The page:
“Of course,” I said, “Life science is completely different. The time to product and scale of investment is radically different than other startup markets.”

Intellectual Property
At the next class I said, “You all ought to get out and start talking to customers on day one, and get early feedback on your idea. You don’t need to worry about any Intellectual Property (IP) issues. Just get out of the building.”

The next week another team, working on a new type of solid oxide fuel cell, remarked, “Professor Blank, in our industry there’s a ton of patents and stuff and people tell us we shouldn’t be out there unless we start patent protecting all our IP.”

“Oops,” I said, “you’re right.  In clean tech nanomaterials you guys need to be talking to patent attorneys.  Don’t share the details of your manufacturing process with customers until you’ve locked up your intellectual property.”

Government Regulations
I turned to the class and said, “The rest of you can keep building your company and shipping your product because you don’t need to worry about government regulations. You’re a startup, just get your product out the door.”

The next week another group raised their hands, “Professor Blank, we’re building a medical device and there’s something called the 510K that the FDA requires, and that’s a two-year process.”

Verticals Are Different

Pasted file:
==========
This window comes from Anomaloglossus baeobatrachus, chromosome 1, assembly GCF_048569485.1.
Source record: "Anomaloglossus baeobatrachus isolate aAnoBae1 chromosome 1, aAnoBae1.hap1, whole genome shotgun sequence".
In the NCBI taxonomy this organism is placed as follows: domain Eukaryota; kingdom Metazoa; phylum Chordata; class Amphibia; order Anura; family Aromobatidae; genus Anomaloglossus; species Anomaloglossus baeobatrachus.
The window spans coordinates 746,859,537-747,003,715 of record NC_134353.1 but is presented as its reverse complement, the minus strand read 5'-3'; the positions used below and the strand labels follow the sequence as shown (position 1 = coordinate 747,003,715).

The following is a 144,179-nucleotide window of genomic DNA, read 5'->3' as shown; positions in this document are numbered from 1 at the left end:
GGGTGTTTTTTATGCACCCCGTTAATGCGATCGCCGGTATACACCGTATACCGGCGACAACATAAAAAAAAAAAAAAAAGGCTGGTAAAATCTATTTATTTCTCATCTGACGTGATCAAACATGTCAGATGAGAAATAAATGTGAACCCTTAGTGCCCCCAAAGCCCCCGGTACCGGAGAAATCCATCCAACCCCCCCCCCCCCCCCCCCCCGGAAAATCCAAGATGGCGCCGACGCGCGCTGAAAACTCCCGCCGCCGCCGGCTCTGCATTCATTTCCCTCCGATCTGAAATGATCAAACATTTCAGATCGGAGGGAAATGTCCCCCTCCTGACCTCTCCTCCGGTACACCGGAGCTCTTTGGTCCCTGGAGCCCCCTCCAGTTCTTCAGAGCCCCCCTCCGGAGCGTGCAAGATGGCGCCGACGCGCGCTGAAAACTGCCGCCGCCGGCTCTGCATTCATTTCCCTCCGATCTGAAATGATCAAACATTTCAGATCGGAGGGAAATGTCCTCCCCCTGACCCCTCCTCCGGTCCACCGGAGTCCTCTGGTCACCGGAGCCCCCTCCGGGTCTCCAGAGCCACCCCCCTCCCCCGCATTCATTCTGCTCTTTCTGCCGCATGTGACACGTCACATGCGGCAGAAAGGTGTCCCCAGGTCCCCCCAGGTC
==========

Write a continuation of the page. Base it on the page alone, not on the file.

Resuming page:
I began to realize that entrepreneurs (and their professors) act like every vertical market and industry has the same set of rules. The guidelines I had originally proposed to my students worked for enterprise software or Web 2.0 startups, but medical device, biotech and cleantech startups required radically different approaches.

So the first heuristic is: do not assume the startup rules are the same for all vertical markets.

Now when my students begin their team projects, I list 13 vertical markets on the whiteboard.  Just for discussion, the markets I chose were:

  • Web 2.0,
  • enterprise software
  • enterprise hardware
  • communications software
  • communications hardware
  • consumer electronics
  • games software
Vertical Markets

Vertical Markets - Click to Enlarge

  • semiconductors
  • Electronic Design Automation (EDA)
  • clean tech
  • medical devices
  • life sciences
  • personalized medicine

There’s nothing special about this list other than it represents a diverse set of markets.  If your market is missing, just add it as we go through this discussion.

Entrepreneurs who have experience in the vertical market they’re entering do this analysis automatically. If you don’t have deep knowledge of the domain you are about to start a business in, you need to begin by understanding the answers to questions like these:

  • What vertical market are you in?
  • Do you have domain expertise in your market?
  • Do you have advisors who are domain experts in your market?
  • Do your potential investors understand your market?
  • What is it that’s unique about the market I’m in?

We’ll talk about the implications of what vertical market you’re entering in the next few posts. 

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Founders and dysfunctional families

Startup CEO Traits